Maximizing micronutrients (vitamins and minerals) is also key healthy eating. Adequate intake of nutrients like Iron and B vitamins have been linked to improved energy levels, while others like Vitamin D and Magnesium help reduce chronic pain. In addition, chronic illnesses like fibromyalgia have been linked to high rates of oxidation, so eating antioxidants is important to counteract these effects.

The USDA recommends at least 2 ½ cups of vegetables per day for women and 3 cups for men, and 1 ½ cups of fruit per day for women and 2 cups for men. The USDA recommendations have been critiqued, which is another post altogether, but provide guidelines that are much healthier than the Standard American Diet

6 thoughts on “Convenience Isn’t Healthy: Chronic Illness and Diet

  1. sarcoidosissoldier says:

    A healthy diet is so important for anyone but when you are chronically ill, it makes such a huge difference to figure out your food triggers and make positive changes away from processed foods to whole foods. With my disease to much Vit D can lead to trouble…so it’s really important to do your research and figure out what diet is best for your given situation…it takes some effort but as your blog points out…it’s well worth it!

    • Katarina says:

      Absolutely! It’s a topic I’m really interested in and have personally benefited a lot from cutting out food intolerances and triggers too. Thank you for pointing out that not all recommendations are good for everybody, like vitamin D. I will be mindful of saying that if I blog about diet again.

  2. Heather says:

    Hi there, Just came upon your blog amidst my own health and nutrition research in the wake of a recent CFS diagnosis. Thanks for writing — it’s so helpful to read about other peoples’ experiences with chronic illness and their recovery. There’s a lot here for me to pore over, which I’m looking forward to doing.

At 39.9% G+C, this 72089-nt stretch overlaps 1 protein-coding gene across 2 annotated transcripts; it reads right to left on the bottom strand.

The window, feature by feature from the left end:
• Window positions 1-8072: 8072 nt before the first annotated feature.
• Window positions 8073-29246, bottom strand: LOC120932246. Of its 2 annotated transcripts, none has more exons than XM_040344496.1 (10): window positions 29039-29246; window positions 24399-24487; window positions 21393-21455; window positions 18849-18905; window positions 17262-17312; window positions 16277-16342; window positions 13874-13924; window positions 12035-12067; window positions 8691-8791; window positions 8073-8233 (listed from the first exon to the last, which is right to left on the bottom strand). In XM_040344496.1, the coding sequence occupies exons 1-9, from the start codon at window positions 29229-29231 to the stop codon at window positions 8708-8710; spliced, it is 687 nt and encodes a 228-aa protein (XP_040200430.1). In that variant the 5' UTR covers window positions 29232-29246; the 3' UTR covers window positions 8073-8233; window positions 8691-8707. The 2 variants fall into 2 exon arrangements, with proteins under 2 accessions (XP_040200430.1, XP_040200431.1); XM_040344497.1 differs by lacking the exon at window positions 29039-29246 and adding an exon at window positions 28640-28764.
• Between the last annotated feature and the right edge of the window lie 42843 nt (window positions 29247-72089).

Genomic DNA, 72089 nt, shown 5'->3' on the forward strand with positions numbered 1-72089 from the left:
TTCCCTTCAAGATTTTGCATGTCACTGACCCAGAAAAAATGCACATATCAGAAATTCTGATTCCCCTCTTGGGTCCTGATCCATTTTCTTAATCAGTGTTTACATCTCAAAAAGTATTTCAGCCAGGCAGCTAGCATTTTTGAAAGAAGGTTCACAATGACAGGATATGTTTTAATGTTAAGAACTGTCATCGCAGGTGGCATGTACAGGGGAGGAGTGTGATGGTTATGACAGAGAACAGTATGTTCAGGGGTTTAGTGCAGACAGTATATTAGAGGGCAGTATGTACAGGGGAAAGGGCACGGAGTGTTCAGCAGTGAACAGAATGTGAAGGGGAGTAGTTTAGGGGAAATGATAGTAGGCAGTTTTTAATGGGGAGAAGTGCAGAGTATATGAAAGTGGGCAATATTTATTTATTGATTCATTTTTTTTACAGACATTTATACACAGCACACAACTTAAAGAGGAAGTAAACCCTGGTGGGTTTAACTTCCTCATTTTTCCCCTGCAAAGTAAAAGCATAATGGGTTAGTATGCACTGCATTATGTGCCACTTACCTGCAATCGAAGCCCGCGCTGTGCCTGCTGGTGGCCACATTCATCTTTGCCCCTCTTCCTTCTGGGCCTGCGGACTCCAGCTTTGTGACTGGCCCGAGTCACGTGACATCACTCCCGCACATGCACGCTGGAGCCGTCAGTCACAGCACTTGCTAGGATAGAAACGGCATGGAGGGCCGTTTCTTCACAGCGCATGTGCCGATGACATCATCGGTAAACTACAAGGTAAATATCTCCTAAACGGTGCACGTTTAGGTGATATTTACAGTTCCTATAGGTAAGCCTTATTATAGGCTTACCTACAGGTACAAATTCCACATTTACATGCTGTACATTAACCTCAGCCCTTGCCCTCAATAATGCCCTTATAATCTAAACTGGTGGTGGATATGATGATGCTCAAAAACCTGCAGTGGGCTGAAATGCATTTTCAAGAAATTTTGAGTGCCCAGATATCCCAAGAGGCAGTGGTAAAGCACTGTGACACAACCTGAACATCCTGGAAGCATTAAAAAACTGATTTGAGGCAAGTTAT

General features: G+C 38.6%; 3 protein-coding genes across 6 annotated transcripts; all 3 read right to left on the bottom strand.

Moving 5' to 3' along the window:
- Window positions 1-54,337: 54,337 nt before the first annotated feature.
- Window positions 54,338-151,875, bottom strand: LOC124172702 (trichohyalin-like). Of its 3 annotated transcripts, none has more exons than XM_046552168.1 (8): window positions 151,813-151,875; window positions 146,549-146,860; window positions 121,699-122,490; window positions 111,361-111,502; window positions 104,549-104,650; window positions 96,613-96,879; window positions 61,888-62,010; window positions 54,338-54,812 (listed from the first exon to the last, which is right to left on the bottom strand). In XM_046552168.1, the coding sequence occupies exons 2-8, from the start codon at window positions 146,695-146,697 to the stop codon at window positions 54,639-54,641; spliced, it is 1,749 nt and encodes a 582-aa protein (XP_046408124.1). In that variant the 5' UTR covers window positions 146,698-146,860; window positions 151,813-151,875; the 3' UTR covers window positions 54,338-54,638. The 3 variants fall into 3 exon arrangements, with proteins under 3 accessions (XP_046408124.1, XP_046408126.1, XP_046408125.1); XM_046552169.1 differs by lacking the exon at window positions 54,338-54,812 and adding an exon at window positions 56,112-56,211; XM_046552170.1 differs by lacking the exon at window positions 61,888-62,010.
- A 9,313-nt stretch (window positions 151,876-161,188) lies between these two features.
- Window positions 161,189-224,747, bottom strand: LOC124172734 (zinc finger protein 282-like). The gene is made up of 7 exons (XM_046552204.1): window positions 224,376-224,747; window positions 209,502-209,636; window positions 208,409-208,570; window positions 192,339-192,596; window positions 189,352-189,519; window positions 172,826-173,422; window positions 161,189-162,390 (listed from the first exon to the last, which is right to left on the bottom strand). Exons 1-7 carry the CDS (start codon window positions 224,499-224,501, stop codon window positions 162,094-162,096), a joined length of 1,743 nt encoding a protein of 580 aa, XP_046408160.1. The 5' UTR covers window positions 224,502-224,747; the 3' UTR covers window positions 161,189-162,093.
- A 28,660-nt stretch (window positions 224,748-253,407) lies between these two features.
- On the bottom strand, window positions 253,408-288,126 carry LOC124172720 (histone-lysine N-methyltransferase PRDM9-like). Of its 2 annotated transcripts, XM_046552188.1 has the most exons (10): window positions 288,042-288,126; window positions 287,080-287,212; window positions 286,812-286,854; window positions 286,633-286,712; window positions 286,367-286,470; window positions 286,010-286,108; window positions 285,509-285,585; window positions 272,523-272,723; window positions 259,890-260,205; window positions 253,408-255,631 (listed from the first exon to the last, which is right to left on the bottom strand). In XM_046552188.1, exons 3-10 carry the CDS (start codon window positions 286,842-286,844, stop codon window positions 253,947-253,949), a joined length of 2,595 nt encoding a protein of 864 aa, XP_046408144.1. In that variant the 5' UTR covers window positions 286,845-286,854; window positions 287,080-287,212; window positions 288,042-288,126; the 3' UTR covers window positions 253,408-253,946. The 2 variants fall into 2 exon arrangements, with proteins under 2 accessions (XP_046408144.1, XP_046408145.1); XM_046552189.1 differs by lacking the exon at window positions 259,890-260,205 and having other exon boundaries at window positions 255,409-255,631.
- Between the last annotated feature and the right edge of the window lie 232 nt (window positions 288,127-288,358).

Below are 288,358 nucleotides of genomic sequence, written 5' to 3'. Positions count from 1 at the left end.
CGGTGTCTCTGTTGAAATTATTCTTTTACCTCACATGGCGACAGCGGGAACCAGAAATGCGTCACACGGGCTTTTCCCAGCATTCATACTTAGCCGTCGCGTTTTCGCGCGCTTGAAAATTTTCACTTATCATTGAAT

I had a comment on the Mayo Clinic’s nutritional guidelines: I’ve been doing a lot of reading on health and nutrition recently, and I thought I’d share an observation I’ve made. There are some prominent voices in recent years that indicate the mainstream American dietary recommendations are completely out of whack. In particular, the recommendations on carbohydrates are promoting obesity and all around ill health for those who follow them. I’d highly recommend reading Dr. David Perlmutter’s book _Grain Brain_ and _Wheat Belly_ by Dr. William Davis. I personally am following the recommendations of Dr. Natasha Campbell-McBride, author of _GAPS/Gut and Psychology Syndrome_ to help address my impossible-to-manage food and chemical sensitivities and other issues through gut healing. There’s some divergence in their recommendations, but all of them encourage a radically different approach from the Standard American Diet and the dietary recommendations of health experts. Perlmutter recommends 10-20% of calories come from carbs:

    On my to-read list is also Nina Teicholz’s book _The Big Fat Surprise_, which also addresses the “healthy whole grain” recommendations that Davis and Perlmutter credit with the exponential rise in diabetes in the US.

    Anyway, in the end, everyone’s body is different, and I’m very happy for you if you’re finding your way toward recovery through diet and other means. But it might be worth reading some of these sources that challenge dietary guidelines like those you’ve listed above.